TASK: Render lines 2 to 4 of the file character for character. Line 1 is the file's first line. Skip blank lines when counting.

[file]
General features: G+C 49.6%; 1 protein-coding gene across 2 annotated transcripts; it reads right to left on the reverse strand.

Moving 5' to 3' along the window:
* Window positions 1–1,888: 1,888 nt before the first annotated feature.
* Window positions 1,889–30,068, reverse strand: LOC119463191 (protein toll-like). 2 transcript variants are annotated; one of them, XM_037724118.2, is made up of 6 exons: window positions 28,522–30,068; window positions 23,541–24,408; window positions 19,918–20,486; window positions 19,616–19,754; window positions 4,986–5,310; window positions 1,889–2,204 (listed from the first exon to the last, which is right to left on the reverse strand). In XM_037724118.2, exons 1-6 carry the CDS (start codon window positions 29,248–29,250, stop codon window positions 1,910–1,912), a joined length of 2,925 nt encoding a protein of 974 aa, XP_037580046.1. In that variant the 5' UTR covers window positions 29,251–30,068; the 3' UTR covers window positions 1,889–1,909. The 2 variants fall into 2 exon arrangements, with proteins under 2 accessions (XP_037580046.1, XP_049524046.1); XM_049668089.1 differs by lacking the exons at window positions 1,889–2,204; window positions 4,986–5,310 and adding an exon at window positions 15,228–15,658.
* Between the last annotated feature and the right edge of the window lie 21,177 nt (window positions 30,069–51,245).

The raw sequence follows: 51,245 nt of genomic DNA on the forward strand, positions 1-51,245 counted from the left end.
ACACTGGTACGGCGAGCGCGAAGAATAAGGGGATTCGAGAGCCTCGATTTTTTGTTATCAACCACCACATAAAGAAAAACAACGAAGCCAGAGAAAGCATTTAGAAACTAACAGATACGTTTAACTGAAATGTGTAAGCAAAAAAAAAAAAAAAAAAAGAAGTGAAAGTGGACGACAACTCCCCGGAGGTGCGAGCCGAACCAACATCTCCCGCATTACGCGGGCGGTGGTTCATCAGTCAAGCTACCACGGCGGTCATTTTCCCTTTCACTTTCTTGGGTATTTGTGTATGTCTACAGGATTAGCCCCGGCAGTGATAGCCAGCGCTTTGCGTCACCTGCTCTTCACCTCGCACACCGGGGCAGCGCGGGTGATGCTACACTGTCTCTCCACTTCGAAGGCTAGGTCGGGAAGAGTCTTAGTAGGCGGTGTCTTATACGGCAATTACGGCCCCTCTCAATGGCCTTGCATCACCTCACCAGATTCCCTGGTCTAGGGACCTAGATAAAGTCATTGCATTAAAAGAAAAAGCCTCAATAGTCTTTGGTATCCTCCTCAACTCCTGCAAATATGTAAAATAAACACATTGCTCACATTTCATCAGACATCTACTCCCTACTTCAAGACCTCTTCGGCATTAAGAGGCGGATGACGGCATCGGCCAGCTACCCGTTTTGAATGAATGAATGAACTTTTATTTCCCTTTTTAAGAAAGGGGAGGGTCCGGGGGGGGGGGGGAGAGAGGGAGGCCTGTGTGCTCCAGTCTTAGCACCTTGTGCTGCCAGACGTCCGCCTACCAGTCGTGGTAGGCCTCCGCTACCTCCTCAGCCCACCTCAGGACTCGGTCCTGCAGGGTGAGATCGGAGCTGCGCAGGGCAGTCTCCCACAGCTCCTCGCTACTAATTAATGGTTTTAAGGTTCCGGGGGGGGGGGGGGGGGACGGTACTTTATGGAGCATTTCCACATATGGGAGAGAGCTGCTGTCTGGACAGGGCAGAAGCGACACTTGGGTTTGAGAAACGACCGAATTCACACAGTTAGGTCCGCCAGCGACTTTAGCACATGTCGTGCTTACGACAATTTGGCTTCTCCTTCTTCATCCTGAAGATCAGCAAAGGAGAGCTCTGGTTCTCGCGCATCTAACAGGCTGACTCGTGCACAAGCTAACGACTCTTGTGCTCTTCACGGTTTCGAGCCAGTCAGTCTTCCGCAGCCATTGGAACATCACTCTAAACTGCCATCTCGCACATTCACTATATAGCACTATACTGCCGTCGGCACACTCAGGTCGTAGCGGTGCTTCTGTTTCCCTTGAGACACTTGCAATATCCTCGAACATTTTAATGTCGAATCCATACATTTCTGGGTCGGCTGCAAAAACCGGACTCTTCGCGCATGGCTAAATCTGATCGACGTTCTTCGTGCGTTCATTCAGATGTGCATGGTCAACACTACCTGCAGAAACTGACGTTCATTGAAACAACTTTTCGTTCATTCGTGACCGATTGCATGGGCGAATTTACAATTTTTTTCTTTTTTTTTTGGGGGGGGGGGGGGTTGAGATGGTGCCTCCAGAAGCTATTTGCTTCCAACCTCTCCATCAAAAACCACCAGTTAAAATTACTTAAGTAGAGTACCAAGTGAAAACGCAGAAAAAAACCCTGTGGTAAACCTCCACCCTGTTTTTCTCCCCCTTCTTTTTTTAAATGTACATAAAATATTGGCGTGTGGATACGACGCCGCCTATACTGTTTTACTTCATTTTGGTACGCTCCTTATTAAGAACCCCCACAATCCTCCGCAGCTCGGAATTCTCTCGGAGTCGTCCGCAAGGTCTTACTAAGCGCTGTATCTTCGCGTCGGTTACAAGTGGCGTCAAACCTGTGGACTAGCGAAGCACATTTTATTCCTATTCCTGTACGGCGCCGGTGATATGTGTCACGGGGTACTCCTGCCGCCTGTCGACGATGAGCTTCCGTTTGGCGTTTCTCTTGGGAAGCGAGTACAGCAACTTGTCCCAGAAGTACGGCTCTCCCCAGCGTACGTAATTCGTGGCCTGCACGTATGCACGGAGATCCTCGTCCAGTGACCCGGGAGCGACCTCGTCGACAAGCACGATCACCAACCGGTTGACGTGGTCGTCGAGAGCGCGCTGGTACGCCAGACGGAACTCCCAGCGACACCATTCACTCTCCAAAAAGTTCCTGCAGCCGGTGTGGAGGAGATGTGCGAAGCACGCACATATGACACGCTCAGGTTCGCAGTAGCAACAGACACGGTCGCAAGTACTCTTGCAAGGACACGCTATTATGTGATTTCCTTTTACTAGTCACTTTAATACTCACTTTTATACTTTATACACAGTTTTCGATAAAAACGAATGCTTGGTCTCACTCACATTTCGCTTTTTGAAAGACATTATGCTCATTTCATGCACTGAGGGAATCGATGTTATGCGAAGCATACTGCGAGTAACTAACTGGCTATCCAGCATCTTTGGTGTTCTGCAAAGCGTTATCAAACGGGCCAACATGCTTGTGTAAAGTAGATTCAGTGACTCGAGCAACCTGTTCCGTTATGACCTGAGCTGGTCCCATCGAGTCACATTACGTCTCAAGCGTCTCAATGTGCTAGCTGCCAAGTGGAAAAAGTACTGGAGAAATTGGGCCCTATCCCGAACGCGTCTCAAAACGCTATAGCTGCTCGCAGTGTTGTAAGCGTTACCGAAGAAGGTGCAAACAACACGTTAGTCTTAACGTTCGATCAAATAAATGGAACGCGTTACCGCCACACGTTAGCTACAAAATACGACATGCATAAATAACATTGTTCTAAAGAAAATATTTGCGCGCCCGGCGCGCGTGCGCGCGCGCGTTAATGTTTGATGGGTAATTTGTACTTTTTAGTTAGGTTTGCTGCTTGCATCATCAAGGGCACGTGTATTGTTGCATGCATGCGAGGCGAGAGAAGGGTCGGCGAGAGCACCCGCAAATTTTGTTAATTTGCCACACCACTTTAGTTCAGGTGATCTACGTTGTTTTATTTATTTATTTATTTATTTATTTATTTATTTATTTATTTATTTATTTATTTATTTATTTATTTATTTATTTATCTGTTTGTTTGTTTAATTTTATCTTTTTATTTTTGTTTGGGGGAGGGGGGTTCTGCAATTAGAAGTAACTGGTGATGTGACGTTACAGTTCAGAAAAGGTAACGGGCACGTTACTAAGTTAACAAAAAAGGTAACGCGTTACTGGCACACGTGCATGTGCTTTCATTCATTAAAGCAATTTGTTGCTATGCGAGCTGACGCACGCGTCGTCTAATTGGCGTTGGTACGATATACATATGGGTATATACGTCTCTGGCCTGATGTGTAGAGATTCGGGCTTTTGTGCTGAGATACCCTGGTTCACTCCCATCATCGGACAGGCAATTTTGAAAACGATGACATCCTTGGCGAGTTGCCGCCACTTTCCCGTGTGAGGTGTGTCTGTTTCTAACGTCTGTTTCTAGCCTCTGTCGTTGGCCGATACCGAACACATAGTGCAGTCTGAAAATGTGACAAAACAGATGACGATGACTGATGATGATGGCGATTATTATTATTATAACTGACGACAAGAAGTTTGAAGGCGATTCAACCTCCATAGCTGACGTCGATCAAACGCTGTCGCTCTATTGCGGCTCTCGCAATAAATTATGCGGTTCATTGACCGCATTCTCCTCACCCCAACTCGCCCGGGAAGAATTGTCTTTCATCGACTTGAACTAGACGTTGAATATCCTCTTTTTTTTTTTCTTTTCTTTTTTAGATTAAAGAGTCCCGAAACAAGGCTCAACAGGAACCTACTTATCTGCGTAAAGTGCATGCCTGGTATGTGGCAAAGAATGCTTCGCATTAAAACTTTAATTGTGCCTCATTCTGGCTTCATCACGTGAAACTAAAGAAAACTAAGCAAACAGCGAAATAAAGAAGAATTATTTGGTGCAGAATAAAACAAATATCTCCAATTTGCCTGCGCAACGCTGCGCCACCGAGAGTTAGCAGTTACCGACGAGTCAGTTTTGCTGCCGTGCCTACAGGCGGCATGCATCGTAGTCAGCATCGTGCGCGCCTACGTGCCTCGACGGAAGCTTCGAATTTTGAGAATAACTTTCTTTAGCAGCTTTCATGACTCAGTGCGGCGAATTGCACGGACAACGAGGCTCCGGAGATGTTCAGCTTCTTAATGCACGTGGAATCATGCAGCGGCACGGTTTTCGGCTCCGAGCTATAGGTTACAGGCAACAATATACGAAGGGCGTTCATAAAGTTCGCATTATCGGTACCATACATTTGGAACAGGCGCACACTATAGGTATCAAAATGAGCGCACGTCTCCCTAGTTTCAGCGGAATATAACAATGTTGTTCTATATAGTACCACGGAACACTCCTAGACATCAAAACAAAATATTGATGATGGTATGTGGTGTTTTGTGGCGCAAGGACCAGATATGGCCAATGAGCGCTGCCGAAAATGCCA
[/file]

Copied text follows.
Moving 5' to 3' along the window:
* Window positions 1–1,888: 1,888 nt before the first annotated feature.
* Window positions 1,889–30,068, reverse strand: LOC119463191 (protein toll-like). 2 transcript variants are annotated; one of them, XM_037724118.2, is made up of 6 exons: window positions 28,522–30,068; window positions 23,541–24,408; window positions 19,918–20,486; window positions 19,616–19,754; window positions 4,986–5,310; window positions 1,889–2,204 (listed from the first exon to the last, which is right to left on the reverse strand). In XM_037724118.2, exons 1-6 carry the CDS (start codon window positions 29,248–29,250, stop codon window positions 1,910–1,912), a joined length of 2,925 nt encoding a protein of 974 aa, XP_037580046.1. In that variant the 5' UTR covers window positions 29,251–30,068; the 3' UTR covers window positions 1,889–1,909. The 2 variants fall into 2 exon arrangements, with proteins under 2 accessions (XP_037580046.1, XP_049524046.1); XM_049668089.1 differs by lacking the exons at window positions 1,889–2,204; window positions 4,986–5,310 and adding an exon at window positions 15,228–15,658.